This is the Hib/MenC booster vaccine, and is given to children when they are between 12 and 13 months old. The booster vaccine protects against Haemophilus influenzae type b (Hib) and meningococcal group C bacteria, which can cause meningitis and septicaemia.

More information

12 - 13 months

1st: measles, mumps and rubella

This is the MMR vaccine, and is given to children when they are between 12 and 13 months and old, and at 40 months old. It protects against measles, mumps and rubella. 

More information

12 - 13 months

Booster: pneumococcal infection

This is the pneumococcal conjugate vaccine (PCV), and is given to children who are 8 and 16 weeks old, and between 12 and 13 months old. It protects against pneumococcal infection, which can cause diseases such as pneumonia, septicaemia and meningitis.

More information

12 - 13 months

Booster: Men B

This is the Men B vaccine, and is given to children when they are 8 weeks, 16 weeks and 12 months. It protects against infection from meningococcal (Men) group B bacteria, which are responsible for more than 90% of meningococcal infections in young children.

More information

2 & 3 years

Annual: children's flu vaccine

This is an annual nasal spray vaccine for two-, three- and four-year-olds, plus children in school years one and two, as part of the NHS childhood vaccination programme.

More information

3 years

4 months

Booster: diphtheria, tetanus, pertussis and polio

This is the 4-in-1 booster vaccine given to children around the age of three years and four months old. It protects against diphtheria, tetanus, pertussis (whooping cough) and polio.

More information

3 years

4 months

2nd: measles, mumps and rubella

This is the MMR vaccine given to children between 12 and 13 months old, and around three years and four months old. It provides protection against measles, mumps and rubella.

More information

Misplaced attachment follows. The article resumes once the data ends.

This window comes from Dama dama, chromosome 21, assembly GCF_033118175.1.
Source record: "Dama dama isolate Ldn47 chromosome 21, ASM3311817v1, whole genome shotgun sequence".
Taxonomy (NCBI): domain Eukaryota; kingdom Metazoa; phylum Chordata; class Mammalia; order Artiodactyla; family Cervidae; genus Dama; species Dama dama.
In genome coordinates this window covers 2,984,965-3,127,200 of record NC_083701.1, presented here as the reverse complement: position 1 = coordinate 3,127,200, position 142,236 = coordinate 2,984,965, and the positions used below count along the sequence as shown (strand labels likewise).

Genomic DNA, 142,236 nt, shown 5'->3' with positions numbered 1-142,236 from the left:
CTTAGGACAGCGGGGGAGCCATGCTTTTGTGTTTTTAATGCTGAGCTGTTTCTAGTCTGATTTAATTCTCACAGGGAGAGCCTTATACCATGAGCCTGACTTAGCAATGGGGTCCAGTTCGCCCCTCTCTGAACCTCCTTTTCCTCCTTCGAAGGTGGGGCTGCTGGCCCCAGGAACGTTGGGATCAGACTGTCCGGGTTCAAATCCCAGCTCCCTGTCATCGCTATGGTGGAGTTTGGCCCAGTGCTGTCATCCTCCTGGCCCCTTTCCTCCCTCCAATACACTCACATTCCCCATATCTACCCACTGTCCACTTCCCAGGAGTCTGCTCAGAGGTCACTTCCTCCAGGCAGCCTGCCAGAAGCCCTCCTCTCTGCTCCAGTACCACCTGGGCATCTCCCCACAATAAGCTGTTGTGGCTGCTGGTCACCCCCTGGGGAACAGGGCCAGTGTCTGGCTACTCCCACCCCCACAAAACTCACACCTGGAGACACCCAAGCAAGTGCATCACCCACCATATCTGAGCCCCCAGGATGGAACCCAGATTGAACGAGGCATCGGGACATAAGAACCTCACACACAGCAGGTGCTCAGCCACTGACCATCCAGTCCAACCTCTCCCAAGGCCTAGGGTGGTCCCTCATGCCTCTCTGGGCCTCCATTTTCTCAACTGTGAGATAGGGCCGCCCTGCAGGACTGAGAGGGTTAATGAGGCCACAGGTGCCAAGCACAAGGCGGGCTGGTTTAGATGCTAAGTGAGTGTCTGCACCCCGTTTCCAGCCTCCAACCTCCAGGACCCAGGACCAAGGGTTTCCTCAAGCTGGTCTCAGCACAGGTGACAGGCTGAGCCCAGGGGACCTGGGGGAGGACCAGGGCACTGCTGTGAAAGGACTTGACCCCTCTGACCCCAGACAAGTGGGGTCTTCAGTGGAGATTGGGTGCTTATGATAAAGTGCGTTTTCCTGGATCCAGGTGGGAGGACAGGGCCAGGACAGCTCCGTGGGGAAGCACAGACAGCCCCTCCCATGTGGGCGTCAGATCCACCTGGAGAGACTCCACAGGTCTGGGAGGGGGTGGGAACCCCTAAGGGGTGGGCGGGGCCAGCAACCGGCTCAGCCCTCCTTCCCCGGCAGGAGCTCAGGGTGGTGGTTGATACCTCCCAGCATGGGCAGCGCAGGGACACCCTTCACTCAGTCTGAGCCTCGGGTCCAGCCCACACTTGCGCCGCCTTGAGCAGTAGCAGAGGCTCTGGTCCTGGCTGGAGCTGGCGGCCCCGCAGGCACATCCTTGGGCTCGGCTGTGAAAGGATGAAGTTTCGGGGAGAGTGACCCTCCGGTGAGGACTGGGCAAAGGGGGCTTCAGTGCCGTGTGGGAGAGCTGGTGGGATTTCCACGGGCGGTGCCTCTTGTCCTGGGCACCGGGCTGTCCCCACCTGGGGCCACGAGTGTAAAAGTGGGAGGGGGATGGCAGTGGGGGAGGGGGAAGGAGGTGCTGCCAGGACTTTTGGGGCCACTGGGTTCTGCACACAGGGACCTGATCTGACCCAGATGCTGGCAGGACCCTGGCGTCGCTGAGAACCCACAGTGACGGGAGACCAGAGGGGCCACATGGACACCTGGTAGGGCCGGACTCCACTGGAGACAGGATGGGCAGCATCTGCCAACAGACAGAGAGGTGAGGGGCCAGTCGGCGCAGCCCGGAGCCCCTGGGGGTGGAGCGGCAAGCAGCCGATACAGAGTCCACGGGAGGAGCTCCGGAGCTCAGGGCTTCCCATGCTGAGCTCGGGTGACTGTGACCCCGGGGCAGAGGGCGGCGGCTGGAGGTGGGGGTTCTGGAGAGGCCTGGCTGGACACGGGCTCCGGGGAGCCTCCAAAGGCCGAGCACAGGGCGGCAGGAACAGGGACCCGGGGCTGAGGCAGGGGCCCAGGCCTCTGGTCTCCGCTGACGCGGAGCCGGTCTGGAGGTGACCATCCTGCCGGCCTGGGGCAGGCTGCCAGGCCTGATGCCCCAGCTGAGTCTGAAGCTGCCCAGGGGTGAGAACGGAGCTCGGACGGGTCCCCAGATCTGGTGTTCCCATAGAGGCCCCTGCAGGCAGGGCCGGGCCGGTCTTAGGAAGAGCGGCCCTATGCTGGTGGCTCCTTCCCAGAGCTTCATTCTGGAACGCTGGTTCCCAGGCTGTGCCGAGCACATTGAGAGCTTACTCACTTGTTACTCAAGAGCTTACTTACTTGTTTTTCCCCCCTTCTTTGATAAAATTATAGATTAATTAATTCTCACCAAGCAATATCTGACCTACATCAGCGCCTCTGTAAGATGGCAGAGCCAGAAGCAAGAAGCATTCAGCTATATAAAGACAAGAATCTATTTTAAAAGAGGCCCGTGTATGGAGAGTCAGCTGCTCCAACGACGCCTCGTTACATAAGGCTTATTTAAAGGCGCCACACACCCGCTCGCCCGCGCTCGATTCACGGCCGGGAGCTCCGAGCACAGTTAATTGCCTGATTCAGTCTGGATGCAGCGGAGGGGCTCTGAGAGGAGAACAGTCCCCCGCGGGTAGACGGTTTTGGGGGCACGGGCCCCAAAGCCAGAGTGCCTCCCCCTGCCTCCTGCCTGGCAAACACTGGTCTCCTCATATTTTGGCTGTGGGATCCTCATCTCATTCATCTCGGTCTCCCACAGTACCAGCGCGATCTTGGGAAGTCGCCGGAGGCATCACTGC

4, 5 & 6 years

Annual: children's flu vaccine

This is an annual nasal spray vaccine for two-, three- and four-year-olds, plus children in school years one and two, as part of the NHS childhood vaccination programme.

More information

12 - 13 years

1st: human papillomavirus (HPV)

This is the HPV vaccine. Two doses are given 6-12 months apart to girls who are between the ages of 12 and 13. It protects against four strains of human papillomavirus (HPV): strains 16 and 18, which cause cervical cancer, and strains 6 and 11, which cause genital warts.

More information

13 - 18 years

Booster: diphtheria, tetanus and polio

This is the 3-in-1 booster vaccine given to young people aged between 13 and 18 years old. It tops up the protection against tetanus, diphtheria and polio.

More information

13 - 18 years

1st: Men ACWY

This is the Men ACWY vaccine given to children aged between 13 and 18 years old. It protects against four different causes of meningitis and septicaemia – meningococcal (Men) A, C, W and Y diseases.

More information

 

  

8 weeks
12 weeks
16 weeks
1 year
2 years
   

 

 

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Healthy Peterborough is led by:
  • Peterborough City Council
  • Peterborough Pharmacies
  • Peterborough and Stamford Hospitals NHS Foundation Trust